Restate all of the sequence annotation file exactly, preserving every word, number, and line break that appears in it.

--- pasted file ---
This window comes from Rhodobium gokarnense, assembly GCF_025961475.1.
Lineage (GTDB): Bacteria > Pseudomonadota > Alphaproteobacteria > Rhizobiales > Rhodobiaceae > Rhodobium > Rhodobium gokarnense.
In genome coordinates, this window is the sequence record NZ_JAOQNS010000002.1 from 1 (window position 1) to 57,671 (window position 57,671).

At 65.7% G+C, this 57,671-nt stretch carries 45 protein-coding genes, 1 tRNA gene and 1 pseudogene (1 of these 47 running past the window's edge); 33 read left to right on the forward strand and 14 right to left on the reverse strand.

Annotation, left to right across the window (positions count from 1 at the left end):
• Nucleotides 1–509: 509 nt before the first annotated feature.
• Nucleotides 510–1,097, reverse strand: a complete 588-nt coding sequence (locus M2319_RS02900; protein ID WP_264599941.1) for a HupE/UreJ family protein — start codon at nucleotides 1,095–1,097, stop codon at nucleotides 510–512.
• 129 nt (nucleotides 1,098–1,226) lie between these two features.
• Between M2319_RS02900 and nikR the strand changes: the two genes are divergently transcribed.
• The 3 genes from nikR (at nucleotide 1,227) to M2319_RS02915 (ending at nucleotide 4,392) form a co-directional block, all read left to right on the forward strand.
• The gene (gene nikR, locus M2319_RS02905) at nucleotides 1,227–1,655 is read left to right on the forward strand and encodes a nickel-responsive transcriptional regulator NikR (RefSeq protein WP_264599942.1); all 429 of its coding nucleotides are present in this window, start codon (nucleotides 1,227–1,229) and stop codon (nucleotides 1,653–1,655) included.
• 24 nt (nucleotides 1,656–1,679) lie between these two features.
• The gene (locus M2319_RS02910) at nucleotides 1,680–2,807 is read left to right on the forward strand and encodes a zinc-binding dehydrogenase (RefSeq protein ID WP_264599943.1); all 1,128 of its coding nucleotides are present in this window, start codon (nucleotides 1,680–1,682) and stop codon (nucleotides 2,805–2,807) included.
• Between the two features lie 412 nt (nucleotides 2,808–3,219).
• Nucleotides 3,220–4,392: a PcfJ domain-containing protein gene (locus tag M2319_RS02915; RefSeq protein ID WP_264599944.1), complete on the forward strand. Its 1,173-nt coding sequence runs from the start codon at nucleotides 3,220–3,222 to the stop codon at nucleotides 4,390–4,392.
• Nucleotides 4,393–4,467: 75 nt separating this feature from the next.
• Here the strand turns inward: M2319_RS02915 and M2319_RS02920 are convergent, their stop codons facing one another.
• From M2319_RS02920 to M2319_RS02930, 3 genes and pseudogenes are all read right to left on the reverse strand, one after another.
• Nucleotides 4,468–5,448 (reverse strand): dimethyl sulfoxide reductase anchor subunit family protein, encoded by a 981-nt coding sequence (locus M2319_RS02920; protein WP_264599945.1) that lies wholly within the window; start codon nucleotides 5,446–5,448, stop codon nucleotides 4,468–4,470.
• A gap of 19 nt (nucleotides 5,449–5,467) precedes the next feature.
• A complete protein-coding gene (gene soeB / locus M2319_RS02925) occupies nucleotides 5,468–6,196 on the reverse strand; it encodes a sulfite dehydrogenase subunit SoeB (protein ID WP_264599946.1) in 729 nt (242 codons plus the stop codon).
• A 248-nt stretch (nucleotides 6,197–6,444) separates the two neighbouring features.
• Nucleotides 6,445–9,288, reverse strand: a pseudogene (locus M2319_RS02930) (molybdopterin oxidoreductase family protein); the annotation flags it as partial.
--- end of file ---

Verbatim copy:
This window comes from Rhodobium gokarnense, assembly GCF_025961475.1.
Lineage (GTDB): Bacteria > Pseudomonadota > Alphaproteobacteria > Rhizobiales > Rhodobiaceae > Rhodobium > Rhodobium gokarnense.
In genome coordinates, this window is the sequence record NZ_JAOQNS010000002.1 from 1 (window position 1) to 57,671 (window position 57,671).

At 65.7% G+C, this 57,671-nt stretch carries 45 protein-coding genes, 1 tRNA gene and 1 pseudogene (1 of these 47 running past the window's edge); 33 read left to right on the forward strand and 14 right to left on the reverse strand.

Annotation, left to right across the window (positions count from 1 at the left end):
• Nucleotides 1–509: 509 nt before the first annotated feature.
• Nucleotides 510–1,097, reverse strand: a complete 588-nt coding sequence (locus M2319_RS02900; protein ID WP_264599941.1) for a HupE/UreJ family protein — start codon at nucleotides 1,095–1,097, stop codon at nucleotides 510–512.
• 129 nt (nucleotides 1,098–1,226) lie between these two features.
• Between M2319_RS02900 and nikR the strand changes: the two genes are divergently transcribed.
• The 3 genes from nikR (at nucleotide 1,227) to M2319_RS02915 (ending at nucleotide 4,392) form a co-directional block, all read left to right on the forward strand.
• The gene (gene nikR, locus M2319_RS02905) at nucleotides 1,227–1,655 is read left to right on the forward strand and encodes a nickel-responsive transcriptional regulator NikR (RefSeq protein WP_264599942.1); all 429 of its coding nucleotides are present in this window, start codon (nucleotides 1,227–1,229) and stop codon (nucleotides 1,653–1,655) included.
• 24 nt (nucleotides 1,656–1,679) lie between these two features.
• The gene (locus M2319_RS02910) at nucleotides 1,680–2,807 is read left to right on the forward strand and encodes a zinc-binding dehydrogenase (RefSeq protein ID WP_264599943.1); all 1,128 of its coding nucleotides are present in this window, start codon (nucleotides 1,680–1,682) and stop codon (nucleotides 2,805–2,807) included.
• Between the two features lie 412 nt (nucleotides 2,808–3,219).
• Nucleotides 3,220–4,392: a PcfJ domain-containing protein gene (locus tag M2319_RS02915; RefSeq protein ID WP_264599944.1), complete on the forward strand. Its 1,173-nt coding sequence runs from the start codon at nucleotides 3,220–3,222 to the stop codon at nucleotides 4,390–4,392.
• Nucleotides 4,393–4,467: 75 nt separating this feature from the next.
• Here the strand turns inward: M2319_RS02915 and M2319_RS02920 are convergent, their stop codons facing one another.
• From M2319_RS02920 to M2319_RS02930, 3 genes and pseudogenes are all read right to left on the reverse strand, one after another.
• Nucleotides 4,468–5,448 (reverse strand): dimethyl sulfoxide reductase anchor subunit family protein, encoded by a 981-nt coding sequence (locus M2319_RS02920; protein WP_264599945.1) that lies wholly within the window; start codon nucleotides 5,446–5,448, stop codon nucleotides 4,468–4,470.
• A gap of 19 nt (nucleotides 5,449–5,467) precedes the next feature.
• A complete protein-coding gene (gene soeB / locus M2319_RS02925) occupies nucleotides 5,468–6,196 on the reverse strand; it encodes a sulfite dehydrogenase subunit SoeB (protein ID WP_264599946.1) in 729 nt (242 codons plus the stop codon).
• A 248-nt stretch (nucleotides 6,197–6,444) separates the two neighbouring features.
• Nucleotides 6,445–9,288, reverse strand: a pseudogene (locus M2319_RS02930) (molybdopterin oxidoreductase family protein); the annotation flags it as partial.